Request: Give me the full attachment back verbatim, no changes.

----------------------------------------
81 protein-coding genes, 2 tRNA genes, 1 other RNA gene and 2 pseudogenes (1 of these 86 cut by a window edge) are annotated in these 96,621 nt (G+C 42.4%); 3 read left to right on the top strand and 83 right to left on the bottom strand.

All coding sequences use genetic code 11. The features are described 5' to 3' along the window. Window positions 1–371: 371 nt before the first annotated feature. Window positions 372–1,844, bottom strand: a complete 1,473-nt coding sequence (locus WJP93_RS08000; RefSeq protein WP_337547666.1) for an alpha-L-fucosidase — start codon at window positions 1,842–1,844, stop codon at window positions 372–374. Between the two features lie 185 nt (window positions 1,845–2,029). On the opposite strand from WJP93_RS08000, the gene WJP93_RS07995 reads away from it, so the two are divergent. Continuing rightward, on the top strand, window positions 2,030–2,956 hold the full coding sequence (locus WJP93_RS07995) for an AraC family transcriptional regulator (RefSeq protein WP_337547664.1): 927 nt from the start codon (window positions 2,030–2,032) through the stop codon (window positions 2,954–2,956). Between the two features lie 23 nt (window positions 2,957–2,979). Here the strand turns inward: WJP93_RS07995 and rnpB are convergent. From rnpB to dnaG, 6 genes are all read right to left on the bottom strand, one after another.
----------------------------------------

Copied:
81 protein-coding genes, 2 tRNA genes, 1 other RNA gene and 2 pseudogenes (1 of these 86 cut by a window edge) are annotated in these 96,621 nt (G+C 42.4%); 3 read left to right on the top strand and 83 right to left on the bottom strand.

All coding sequences use genetic code 11. The features are described 5' to 3' along the window. Window positions 1–371: 371 nt before the first annotated feature. Window positions 372–1,844, bottom strand: a complete 1,473-nt coding sequence (locus WJP93_RS08000; RefSeq protein WP_337547666.1) for an alpha-L-fucosidase — start codon at window positions 1,842–1,844, stop codon at window positions 372–374. Between the two features lie 185 nt (window positions 1,845–2,029). On the opposite strand from WJP93_RS08000, the gene WJP93_RS07995 reads away from it, so the two are divergent. Continuing rightward, on the top strand, window positions 2,030–2,956 hold the full coding sequence (locus WJP93_RS07995) for an AraC family transcriptional regulator (RefSeq protein WP_337547664.1): 927 nt from the start codon (window positions 2,030–2,032) through the stop codon (window positions 2,954–2,956). Between the two features lie 23 nt (window positions 2,957–2,979). Here the strand turns inward: WJP93_RS07995 and rnpB are convergent. From rnpB to dnaG, 6 genes are all read right to left on the bottom strand, one after another.